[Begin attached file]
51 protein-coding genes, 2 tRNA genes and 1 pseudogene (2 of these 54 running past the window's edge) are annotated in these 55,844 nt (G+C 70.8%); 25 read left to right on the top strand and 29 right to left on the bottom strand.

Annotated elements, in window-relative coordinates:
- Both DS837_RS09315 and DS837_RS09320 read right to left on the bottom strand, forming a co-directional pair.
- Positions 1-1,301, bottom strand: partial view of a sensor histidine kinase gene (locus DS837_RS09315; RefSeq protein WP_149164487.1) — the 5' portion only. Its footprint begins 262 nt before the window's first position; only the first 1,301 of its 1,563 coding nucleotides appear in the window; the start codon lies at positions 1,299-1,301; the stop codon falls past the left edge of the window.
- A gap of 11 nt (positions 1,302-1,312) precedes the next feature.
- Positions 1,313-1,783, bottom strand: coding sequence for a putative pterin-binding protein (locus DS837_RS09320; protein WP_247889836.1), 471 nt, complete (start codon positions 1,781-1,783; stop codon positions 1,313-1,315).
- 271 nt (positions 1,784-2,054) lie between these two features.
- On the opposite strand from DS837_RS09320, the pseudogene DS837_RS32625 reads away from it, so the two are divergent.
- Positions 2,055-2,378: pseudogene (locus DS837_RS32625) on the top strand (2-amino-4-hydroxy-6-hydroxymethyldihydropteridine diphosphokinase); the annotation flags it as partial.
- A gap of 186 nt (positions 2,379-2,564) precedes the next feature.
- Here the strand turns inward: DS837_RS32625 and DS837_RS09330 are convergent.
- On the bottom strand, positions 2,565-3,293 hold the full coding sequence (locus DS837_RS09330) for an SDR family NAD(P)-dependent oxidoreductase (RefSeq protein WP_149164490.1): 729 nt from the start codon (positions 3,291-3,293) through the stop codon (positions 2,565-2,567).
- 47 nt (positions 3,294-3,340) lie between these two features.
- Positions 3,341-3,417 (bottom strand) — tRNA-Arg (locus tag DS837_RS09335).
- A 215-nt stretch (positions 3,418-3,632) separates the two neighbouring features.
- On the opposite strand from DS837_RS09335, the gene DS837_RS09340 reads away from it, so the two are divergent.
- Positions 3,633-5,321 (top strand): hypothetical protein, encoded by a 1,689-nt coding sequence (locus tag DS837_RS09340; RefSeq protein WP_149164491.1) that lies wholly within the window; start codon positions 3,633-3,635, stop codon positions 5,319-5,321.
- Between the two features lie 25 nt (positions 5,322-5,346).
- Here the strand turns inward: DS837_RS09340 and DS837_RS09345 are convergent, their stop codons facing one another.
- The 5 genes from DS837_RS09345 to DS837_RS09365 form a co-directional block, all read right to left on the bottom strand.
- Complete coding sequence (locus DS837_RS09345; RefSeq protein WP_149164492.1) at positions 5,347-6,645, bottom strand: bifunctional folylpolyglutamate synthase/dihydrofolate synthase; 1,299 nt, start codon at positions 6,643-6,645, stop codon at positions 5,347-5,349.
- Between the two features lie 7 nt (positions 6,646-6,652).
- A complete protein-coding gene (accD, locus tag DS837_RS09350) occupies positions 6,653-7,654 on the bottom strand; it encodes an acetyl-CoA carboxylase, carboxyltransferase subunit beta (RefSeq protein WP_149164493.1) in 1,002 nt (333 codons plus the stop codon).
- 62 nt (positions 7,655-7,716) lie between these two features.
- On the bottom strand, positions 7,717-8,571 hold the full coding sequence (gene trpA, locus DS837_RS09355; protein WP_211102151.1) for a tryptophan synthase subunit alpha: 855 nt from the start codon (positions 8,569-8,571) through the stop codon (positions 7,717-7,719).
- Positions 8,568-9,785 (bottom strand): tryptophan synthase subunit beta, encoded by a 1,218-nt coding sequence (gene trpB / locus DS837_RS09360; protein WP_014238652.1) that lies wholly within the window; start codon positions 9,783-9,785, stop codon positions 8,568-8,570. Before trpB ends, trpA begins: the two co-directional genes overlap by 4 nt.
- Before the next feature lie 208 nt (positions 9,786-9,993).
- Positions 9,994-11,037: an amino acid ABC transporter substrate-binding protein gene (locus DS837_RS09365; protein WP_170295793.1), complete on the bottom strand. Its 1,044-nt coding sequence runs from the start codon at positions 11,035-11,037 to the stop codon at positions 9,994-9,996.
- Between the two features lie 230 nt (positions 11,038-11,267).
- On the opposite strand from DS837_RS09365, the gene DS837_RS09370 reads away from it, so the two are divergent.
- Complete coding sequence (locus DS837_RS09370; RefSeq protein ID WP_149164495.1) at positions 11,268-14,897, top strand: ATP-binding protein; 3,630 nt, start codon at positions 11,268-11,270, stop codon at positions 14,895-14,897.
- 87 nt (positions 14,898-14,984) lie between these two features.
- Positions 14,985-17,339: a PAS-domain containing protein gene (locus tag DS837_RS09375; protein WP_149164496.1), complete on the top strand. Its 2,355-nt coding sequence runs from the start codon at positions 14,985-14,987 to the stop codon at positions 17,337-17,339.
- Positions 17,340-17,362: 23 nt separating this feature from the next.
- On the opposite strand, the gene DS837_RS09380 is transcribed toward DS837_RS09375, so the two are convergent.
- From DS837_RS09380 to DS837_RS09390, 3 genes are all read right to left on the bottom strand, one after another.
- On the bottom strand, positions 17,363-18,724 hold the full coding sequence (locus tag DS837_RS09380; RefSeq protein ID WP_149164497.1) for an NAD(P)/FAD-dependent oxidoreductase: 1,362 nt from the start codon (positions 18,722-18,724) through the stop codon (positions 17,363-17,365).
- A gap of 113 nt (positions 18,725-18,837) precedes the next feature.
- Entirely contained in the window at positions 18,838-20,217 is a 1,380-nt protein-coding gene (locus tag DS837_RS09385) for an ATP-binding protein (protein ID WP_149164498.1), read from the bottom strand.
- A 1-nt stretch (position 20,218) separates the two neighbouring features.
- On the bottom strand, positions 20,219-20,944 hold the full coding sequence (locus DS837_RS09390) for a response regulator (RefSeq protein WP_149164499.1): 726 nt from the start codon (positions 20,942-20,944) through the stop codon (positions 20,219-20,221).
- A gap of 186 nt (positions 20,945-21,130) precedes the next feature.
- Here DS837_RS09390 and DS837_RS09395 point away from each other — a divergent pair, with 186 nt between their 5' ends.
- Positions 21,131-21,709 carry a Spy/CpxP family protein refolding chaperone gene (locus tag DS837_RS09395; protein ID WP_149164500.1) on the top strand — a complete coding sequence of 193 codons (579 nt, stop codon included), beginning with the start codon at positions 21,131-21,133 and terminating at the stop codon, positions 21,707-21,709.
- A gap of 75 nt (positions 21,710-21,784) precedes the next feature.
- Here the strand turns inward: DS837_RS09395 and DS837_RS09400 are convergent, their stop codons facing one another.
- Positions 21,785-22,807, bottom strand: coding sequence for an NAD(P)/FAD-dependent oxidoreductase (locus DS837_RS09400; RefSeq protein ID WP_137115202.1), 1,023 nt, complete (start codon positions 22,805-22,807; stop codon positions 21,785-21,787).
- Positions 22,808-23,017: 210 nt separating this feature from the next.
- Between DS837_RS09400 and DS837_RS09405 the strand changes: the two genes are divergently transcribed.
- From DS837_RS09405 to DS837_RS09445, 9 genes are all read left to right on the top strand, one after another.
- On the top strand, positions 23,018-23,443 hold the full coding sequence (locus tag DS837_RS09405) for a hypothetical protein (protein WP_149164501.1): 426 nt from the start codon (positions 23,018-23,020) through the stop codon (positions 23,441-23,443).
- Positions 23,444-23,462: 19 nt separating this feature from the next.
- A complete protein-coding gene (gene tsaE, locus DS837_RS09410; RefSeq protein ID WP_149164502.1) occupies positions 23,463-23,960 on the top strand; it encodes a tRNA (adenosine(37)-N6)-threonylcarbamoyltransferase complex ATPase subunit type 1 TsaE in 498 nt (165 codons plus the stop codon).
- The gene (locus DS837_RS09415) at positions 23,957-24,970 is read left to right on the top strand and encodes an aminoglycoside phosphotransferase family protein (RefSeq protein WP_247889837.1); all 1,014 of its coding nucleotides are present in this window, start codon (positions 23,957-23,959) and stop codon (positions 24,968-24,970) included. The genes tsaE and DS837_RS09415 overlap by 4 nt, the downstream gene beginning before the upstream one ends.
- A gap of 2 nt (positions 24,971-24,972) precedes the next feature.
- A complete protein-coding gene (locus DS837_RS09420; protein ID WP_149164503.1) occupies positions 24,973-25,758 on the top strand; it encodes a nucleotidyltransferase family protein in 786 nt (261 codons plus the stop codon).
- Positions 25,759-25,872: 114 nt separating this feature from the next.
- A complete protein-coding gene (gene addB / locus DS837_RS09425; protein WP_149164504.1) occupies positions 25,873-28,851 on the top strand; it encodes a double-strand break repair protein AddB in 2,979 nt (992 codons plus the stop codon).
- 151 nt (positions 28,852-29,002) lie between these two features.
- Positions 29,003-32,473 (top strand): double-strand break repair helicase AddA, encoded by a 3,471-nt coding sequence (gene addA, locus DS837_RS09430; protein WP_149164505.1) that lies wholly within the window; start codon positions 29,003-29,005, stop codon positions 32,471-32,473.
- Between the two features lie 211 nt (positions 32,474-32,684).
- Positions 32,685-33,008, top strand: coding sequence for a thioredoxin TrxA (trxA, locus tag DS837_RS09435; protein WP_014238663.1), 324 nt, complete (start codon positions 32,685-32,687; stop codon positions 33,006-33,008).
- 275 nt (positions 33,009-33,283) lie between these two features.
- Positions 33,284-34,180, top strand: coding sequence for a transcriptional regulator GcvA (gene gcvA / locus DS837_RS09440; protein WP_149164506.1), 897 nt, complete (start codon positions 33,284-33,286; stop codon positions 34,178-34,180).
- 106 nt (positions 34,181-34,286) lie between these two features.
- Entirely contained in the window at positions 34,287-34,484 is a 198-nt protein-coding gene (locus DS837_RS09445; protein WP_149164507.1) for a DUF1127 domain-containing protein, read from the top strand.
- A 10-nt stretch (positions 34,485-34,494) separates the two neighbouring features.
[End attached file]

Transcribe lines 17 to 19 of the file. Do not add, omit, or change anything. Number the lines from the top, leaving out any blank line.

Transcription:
- Positions 3,633-5,321 (top strand): hypothetical protein, encoded by a 1,689-nt coding sequence (locus tag DS837_RS09340; RefSeq protein WP_149164491.1) that lies wholly within the window; start codon positions 3,633-3,635, stop codon positions 5,319-5,321.
- Between the two features lie 25 nt (positions 5,322-5,346).
- Here the strand turns inward: DS837_RS09340 and DS837_RS09345 are convergent, their stop codons facing one another.